- verb to allow the sap in timber to dry so that the wood can be used for making things
- noun one of the four parts into which a year is divided, i.e. spring, summer, autumn and winter
- noun the time of year when something happens
- noun the oestrus period of a female animal
- noun a period of time when a particular food is available or a particular game bird may be legally shot
- noun a ‘package’ of episodes of a television show, e.g. 8 or 12 episodes, which are scripted, filmed and released together and form a coherent set. A television show may run for several seasons, with large breaks in between each being broadcast.
- noun the performance of a player or team during a sporting season in relation to others
- noun a period of time when something usually takes place
- verb to add flavouring, spices, etc., to a dish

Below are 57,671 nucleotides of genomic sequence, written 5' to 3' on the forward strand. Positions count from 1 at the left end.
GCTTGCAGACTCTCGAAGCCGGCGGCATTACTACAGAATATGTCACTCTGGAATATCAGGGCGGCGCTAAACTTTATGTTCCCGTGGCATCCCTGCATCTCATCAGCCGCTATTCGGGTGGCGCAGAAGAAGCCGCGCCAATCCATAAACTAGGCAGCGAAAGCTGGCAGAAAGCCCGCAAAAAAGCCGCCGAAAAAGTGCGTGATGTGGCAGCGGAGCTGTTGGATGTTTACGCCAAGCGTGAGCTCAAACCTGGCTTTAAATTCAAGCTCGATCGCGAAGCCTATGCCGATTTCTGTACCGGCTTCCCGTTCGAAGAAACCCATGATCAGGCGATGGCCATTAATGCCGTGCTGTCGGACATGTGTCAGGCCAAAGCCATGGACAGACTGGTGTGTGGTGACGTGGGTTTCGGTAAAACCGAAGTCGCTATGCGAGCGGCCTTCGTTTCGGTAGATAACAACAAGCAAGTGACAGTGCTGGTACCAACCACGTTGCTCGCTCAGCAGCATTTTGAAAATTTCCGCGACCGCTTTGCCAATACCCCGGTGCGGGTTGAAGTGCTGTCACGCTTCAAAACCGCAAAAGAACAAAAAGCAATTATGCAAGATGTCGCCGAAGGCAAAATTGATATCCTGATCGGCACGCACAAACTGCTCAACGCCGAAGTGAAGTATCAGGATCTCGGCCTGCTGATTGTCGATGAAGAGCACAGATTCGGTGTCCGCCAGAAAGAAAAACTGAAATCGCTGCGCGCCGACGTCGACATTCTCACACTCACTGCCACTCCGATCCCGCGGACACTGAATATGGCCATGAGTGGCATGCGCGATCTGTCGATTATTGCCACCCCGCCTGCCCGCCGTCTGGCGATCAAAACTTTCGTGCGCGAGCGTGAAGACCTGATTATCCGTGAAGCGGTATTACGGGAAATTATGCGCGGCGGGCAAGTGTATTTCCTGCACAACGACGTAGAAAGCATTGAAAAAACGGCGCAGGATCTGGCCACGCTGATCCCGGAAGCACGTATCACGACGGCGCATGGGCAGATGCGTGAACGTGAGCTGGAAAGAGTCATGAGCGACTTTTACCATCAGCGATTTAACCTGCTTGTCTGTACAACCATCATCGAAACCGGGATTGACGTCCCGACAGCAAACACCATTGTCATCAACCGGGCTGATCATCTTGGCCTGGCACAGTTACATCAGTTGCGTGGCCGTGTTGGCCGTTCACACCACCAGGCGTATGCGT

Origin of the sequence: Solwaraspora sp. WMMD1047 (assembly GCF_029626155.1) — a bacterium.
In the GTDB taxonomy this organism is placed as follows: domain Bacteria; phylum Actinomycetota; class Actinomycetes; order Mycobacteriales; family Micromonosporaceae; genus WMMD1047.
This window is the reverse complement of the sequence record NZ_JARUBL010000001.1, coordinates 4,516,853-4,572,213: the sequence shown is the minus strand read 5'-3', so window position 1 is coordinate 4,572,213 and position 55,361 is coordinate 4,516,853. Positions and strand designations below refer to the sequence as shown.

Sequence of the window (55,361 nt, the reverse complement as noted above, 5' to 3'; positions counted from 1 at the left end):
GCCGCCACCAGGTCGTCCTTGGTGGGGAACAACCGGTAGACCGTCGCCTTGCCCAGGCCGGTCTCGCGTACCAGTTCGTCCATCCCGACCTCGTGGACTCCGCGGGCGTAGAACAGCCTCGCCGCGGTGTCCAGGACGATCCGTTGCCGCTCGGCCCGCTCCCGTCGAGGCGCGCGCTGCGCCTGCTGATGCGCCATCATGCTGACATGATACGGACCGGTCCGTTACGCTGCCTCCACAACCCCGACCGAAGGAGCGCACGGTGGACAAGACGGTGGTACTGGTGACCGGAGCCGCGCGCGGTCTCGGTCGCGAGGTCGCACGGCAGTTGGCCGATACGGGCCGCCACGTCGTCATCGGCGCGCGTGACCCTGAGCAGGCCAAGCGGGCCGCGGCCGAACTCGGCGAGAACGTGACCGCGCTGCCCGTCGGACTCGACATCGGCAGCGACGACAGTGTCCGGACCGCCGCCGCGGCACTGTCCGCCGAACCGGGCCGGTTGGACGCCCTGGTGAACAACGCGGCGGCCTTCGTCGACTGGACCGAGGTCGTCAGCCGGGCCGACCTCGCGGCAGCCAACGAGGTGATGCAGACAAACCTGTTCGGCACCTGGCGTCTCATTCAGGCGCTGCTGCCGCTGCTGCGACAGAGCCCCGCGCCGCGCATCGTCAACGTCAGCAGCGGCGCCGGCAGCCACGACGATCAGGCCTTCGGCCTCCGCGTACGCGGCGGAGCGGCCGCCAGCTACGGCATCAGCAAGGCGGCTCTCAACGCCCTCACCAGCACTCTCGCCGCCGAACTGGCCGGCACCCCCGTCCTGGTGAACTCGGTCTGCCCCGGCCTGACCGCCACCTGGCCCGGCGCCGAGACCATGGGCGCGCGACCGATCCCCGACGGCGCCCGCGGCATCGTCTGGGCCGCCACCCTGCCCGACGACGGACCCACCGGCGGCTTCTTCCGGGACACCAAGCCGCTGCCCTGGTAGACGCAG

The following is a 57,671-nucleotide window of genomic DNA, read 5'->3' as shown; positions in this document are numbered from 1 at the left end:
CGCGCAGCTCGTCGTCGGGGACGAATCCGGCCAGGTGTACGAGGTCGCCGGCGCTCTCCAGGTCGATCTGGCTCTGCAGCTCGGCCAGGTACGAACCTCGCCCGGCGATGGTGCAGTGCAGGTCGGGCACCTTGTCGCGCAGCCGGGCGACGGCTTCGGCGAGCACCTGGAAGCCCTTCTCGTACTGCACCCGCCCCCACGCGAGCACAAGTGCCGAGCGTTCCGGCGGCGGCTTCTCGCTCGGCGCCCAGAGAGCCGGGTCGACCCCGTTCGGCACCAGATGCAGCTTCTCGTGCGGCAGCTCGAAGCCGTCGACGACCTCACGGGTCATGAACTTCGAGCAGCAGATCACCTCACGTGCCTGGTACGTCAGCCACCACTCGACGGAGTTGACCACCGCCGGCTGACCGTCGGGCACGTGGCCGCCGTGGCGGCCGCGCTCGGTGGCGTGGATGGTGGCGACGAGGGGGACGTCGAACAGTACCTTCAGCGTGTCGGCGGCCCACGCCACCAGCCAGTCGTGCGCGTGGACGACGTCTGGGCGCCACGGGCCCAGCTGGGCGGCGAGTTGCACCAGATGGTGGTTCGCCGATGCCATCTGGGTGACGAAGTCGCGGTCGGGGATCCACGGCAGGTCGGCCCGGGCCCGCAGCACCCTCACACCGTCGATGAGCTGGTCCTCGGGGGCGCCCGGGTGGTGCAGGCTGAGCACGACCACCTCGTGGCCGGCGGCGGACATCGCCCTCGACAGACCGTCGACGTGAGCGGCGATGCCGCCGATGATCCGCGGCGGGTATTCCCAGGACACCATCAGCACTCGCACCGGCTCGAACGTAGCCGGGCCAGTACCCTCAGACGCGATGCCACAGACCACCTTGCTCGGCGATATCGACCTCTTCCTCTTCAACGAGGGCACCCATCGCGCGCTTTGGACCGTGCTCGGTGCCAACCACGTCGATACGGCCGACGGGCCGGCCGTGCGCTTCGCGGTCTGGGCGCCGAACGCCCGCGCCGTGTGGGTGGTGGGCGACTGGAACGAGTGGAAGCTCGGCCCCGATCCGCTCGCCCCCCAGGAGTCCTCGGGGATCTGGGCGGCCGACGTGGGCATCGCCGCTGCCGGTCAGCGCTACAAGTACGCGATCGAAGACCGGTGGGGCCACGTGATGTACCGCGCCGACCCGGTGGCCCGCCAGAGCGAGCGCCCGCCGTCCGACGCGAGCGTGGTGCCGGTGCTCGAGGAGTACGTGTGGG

Origin & History of “season”
A season is etymologically a time of ‘sowing seeds’. The word comes via Old French seson from Latin satiō ‘act of sowing’, a derivative of satus, the past participle of serere ‘sow, plant’ (which went back to the same Indo-European base that produced English seed, semen, and sow). In post-classical times ‘act of sowing’ evolved into ‘time for sowing’, and by the time it reached Old French it had developed further to any ‘suitable time’. The application to ‘any of the four main divisions of the year’ emerged in English in the 14th century. The use of season as a verb, meaning ‘add flavourings to’, had its beginnings in post-classical Latin, and arose as the result of a progression from ‘sow’ through ‘ripen’ to ‘cook thoroughly or well’.